What Is Dialectical Behavioral Therapy?
Dialectical behavior therapy (DBT) is a type of cognitive-behavioral therapy (CBT). DBT is also known as an evidence based treatment for Borderline Personality Disorder. DBT has elements of cognitive behavior therapy and mindfulness based cognitive therapy, and it focuses on teaching patients how to regulate their emotions, tolerate distress, and communicate effectively. This therapy teaches you skills that can help you achieve a happier, more functional lifestyle despite any challenges you may face at any given time. DBT skills training teaches you how to manage your mood, cope with stress, and develop and maintain healthy relationships. It can also teach you how to live a full life while managing a behavioral or mental health disorder such as addiction, depression, or an eating disorder.
DBT sessions usually last between 60 and 90 minutes and take place with a therapist and consist of individual therapy sessions and group skills training sessions. This therapy is usually included in most drug and alcohol rehab programs and is available in our partial hospitalization program (PHP) and intensive outpatient program (IOP).
There are typically four modules included in DBT—each of which focuses on mindfulness, emotional regulation, distress tolerance, and interpersonal effectiveness.
Mindfulness teaches you how to be present in the current moment. It gives you the ability to control your mind rather than letting your mind control you and your emotions. It involves observing your environment and focusing on what is happening in the present moment instead of allowing your mind to wander to thoughts that trigger stress and anxiety. In DBT, your therapist will teach you how and when to practice mindfulness skills so you can better manage harmful thoughts and intense emotions.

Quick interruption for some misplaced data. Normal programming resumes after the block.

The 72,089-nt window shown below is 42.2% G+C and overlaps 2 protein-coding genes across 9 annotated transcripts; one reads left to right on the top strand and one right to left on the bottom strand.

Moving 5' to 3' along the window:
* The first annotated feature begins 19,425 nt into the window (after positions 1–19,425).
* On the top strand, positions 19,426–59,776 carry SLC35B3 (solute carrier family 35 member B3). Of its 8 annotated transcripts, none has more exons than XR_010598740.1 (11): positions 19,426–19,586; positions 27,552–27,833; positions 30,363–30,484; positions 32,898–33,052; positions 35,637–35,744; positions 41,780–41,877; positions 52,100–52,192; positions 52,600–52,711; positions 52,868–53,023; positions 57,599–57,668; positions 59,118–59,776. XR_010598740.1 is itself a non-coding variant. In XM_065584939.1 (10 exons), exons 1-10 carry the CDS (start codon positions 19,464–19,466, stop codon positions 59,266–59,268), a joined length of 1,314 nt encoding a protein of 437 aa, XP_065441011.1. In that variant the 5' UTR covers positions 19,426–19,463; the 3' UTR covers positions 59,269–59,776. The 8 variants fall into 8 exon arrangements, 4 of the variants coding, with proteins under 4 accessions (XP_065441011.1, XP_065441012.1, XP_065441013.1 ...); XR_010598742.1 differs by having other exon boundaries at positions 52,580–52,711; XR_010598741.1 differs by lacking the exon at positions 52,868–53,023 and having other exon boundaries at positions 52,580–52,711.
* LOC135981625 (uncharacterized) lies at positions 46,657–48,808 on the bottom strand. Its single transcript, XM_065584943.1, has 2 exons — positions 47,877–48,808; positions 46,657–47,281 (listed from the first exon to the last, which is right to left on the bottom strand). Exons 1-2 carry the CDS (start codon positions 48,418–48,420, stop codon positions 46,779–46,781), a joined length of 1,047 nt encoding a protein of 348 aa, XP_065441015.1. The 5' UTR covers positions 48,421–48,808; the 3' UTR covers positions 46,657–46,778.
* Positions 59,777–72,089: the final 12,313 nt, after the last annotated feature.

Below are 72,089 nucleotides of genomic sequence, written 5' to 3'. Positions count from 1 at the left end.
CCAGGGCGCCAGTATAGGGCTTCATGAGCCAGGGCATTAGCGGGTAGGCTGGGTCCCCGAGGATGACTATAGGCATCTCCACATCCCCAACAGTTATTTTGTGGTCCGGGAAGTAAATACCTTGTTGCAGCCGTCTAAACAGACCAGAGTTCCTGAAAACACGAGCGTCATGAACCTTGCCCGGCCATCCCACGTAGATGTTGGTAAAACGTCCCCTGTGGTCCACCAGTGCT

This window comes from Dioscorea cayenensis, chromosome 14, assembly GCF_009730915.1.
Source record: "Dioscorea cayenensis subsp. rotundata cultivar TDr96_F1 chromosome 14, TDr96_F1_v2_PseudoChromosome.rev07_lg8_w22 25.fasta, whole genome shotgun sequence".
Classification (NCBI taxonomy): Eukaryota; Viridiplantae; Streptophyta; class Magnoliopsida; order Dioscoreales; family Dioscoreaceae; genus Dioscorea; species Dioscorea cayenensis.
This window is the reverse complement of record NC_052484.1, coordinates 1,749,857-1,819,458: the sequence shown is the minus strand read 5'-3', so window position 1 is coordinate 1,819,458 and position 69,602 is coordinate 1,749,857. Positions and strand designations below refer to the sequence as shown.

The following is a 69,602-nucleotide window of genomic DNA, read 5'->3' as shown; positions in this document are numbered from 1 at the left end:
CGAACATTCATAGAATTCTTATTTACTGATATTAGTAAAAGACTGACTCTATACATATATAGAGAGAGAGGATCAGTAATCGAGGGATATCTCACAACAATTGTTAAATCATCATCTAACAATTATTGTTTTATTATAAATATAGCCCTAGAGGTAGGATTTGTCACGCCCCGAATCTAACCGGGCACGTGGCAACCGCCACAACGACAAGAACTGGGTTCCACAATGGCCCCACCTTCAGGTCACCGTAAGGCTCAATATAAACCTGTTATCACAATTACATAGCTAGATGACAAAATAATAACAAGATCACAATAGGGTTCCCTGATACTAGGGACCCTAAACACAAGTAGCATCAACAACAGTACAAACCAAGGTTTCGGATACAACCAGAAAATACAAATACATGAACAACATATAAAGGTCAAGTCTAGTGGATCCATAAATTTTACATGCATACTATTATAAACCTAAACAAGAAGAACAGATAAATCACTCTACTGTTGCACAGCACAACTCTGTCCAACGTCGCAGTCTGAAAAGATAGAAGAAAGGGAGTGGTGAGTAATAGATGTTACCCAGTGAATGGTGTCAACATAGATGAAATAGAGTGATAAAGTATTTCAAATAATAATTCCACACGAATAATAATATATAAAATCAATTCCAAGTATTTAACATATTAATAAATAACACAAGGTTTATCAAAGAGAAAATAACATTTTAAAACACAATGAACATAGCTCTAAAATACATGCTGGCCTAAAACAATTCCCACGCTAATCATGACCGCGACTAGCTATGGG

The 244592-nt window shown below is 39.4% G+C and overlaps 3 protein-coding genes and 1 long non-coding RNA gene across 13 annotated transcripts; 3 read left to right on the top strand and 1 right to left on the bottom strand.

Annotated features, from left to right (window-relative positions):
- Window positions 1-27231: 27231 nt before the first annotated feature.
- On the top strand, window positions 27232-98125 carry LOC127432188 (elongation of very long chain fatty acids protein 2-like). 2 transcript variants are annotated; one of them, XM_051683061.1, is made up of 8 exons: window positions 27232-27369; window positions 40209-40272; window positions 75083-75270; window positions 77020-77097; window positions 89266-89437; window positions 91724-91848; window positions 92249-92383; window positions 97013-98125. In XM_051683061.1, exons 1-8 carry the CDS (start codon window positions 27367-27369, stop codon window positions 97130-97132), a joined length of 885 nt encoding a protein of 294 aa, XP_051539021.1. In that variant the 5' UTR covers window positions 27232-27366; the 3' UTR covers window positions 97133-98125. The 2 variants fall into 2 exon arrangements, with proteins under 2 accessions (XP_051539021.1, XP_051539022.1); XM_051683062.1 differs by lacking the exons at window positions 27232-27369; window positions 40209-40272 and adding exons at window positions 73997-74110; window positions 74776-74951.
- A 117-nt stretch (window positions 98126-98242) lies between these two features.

Emotion regulation teaches you how to manage and cope with pain in difficult situations. It helps you understand why you may be feeling certain emotions at any given time and accept your emotions for what they are without being too hard on yourself.
Distress tolerance teaches you various healthy ways to process and cope with intense emotional pain. The distress tolerance skills you learn in this module help you replace harmful behaviors that may only have intensified your pain. For instance, distress tolerance can teach you how to manage stress using yoga or meditation instead of turning to drugs and alcohol.
This module of dialectic behavioral therapy teaches you how to better navigate and understand your interpersonal relationships. The goal of interpersonal effectiveness is to help you strengthen relationships and cope with difficult situations that can potentially lead to strained or broken relationships. It can also teach you how to set boundaries and learn when to say “no” to protect your mental health.
What Are the Benefits of Dialectical Behavioral Therapy?
In the context of addiction, DBT can help you identify and address some of the root causes of your addiction.
For example, if everyday stress influences you to use drugs and alcohol to relieve your stress, DBT can teach you how to replace substance misuse with deep breathing and other relaxation techniques. Or, if relationship problems are triggering both depression and your substance use disorder, DBT’s modules on interpersonal effectiveness and distress tolerance can show you how to change your thinking patterns and behaviors, so you can cope more efficiently.